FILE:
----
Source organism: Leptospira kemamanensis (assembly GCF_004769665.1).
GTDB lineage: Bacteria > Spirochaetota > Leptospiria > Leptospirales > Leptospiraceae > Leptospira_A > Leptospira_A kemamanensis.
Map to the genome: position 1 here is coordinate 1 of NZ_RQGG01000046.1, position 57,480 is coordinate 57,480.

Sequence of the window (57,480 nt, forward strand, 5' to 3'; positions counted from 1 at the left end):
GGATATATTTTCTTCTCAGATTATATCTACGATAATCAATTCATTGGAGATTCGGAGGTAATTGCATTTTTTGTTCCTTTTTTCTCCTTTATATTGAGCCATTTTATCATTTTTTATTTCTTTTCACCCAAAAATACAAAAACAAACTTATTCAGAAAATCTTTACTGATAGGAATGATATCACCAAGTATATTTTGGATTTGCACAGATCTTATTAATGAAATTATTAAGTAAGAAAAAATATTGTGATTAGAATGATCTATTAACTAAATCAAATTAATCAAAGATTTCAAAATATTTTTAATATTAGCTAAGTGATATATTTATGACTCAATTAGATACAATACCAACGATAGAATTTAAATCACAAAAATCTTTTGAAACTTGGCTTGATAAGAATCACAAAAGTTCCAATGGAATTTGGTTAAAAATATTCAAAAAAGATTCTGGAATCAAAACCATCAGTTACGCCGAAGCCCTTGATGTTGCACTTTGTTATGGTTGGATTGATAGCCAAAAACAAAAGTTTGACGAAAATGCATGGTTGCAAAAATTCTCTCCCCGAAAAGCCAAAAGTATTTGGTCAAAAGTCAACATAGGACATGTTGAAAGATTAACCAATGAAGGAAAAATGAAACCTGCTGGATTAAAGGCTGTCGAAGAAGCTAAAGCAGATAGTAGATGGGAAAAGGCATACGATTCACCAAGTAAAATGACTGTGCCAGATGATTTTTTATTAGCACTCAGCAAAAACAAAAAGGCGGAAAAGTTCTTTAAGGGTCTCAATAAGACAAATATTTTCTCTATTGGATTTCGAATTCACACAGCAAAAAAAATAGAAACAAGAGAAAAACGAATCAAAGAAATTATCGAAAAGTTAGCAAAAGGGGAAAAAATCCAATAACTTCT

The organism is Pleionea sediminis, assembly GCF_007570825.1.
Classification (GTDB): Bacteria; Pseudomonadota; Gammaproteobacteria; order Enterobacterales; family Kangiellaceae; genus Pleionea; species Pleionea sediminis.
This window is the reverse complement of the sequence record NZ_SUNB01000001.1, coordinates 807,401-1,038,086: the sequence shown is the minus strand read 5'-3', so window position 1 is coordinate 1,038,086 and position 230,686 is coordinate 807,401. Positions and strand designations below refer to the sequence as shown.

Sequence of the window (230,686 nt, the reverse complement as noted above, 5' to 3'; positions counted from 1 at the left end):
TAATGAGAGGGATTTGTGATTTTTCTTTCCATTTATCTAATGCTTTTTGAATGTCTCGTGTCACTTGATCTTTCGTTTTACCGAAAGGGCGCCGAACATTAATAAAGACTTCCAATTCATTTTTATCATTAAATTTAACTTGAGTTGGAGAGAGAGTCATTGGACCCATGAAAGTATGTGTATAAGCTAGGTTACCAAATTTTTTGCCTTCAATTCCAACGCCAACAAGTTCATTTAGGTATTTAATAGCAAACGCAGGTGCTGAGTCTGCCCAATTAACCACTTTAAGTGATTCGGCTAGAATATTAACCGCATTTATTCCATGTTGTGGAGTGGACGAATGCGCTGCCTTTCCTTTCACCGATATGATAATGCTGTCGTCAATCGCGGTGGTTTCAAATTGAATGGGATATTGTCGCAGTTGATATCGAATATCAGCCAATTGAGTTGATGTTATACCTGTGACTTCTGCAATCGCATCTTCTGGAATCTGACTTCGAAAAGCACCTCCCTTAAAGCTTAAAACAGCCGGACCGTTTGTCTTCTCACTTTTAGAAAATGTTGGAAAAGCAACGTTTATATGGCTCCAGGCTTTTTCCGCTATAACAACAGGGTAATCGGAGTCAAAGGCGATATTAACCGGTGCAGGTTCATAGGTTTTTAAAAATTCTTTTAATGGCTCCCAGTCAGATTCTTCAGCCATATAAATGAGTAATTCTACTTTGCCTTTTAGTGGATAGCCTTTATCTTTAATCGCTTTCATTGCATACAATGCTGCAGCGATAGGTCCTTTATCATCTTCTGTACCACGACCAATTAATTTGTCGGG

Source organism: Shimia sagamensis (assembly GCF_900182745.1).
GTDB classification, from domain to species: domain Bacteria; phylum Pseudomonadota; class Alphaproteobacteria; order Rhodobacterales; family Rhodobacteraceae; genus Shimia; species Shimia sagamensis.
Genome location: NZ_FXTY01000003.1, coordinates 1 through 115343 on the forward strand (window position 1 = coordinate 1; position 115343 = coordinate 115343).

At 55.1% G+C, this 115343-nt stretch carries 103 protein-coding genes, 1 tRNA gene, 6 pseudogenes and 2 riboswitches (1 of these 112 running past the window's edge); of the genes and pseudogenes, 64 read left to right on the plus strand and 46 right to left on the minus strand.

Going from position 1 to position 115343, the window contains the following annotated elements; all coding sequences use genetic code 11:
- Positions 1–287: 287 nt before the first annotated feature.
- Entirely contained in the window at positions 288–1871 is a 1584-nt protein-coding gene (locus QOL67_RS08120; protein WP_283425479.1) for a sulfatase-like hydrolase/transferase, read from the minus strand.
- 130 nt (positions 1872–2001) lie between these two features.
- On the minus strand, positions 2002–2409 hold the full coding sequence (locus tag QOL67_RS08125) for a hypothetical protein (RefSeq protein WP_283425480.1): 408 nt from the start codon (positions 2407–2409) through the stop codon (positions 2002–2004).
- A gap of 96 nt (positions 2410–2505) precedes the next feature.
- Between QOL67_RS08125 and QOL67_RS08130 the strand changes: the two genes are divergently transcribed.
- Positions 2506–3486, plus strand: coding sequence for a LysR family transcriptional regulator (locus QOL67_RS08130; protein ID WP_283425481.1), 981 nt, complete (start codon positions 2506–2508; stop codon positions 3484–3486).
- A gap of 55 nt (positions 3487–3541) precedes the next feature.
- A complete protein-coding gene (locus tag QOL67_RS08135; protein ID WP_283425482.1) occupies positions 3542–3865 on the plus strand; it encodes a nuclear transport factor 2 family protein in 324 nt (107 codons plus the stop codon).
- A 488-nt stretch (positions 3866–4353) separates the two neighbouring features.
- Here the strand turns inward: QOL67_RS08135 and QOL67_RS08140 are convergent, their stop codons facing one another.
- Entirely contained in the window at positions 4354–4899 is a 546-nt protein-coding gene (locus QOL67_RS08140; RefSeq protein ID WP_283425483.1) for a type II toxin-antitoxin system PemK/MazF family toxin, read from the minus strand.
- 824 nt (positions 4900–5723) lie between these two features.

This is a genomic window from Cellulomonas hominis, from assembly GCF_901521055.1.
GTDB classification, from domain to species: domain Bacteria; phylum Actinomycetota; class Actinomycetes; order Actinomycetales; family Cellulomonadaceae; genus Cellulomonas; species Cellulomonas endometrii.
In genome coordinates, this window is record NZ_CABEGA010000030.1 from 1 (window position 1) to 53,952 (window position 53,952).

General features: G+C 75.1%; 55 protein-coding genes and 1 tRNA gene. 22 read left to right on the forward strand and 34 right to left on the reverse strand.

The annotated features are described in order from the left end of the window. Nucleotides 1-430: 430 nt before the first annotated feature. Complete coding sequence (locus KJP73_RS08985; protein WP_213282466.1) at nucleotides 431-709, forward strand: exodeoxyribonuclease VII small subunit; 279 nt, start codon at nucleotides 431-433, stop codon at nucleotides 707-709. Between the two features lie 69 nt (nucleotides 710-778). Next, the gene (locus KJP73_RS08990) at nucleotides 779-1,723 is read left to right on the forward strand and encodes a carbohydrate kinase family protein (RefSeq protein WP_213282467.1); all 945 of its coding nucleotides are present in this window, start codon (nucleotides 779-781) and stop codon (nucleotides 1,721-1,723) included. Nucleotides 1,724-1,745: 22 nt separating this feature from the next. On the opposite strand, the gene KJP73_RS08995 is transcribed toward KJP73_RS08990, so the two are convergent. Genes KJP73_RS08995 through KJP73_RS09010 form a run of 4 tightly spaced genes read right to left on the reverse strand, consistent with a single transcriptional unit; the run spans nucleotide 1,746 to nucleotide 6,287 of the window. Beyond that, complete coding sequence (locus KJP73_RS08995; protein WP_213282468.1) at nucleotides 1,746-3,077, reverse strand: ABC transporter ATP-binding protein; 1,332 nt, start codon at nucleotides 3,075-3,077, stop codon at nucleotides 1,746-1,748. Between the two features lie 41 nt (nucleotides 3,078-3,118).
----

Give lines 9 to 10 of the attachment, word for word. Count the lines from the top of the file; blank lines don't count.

Sequence of the window (230,686 nt, the reverse complement as noted above, 5' to 3'; positions counted from 1 at the left end):
TAATGAGAGGGATTTGTGATTTTTCTTTCCATTTATCTAATGCTTTTTGAATGTCTCGTGTCACTTGATCTTTCGTTTTACCGAAAGGGCGCCGAACATTAATAAAGACTTCCAATTCATTTTTATCATTAAATTTAACTTGAGTTGGAGAGAGAGTCATTGGACCCATGAAAGTATGTGTATAAGCTAGGTTACCAAATTTTTTGCCTTCAATTCCAACGCCAACAAGTTCATTTAGGTATTTAATAGCAAACGCAGGTGCTGAGTCTGCCCAATTAACCACTTTAAGTGATTCGGCTAGAATATTAACCGCATTTATTCCATGTTGTGGAGTGGACGAATGCGCTGCCTTTCCTTTCACCGATATGATAATGCTGTCGTCAATCGCGGTGGTTTCAAATTGAATGGGATATTGTCGCAGTTGATATCGAATATCAGCCAATTGAGTTGATGTTATACCTGTGACTTCTGCAATCGCATCTTCTGGAATCTGACTTCGAAAAGCACCTCCCTTAAAGCTTAAAACAGCCGGACCGTTTGTCTTCTCACTTTTAGAAAATGTTGGAAAAGCAACGTTTATATGGCTCCAGGCTTTTTCCGCTATAACAACAGGGTAATCGGAGTCAAAGGCGATATTAACCGGTGCAGGTTCATAGGTTTTTAAAAATTCTTTTAATGGCTCCCAGTCAGATTCTTCAGCCATATAAATGAGTAATTCTACTTTGCCTTTTAGTGGATAGCCTTTATCTTTAATCGCTTTCATTGCATACAATGCTGCAGCGATAGGTCCTTTATCATCTTCTGTACCACGACCAATTAATTTGTCGGG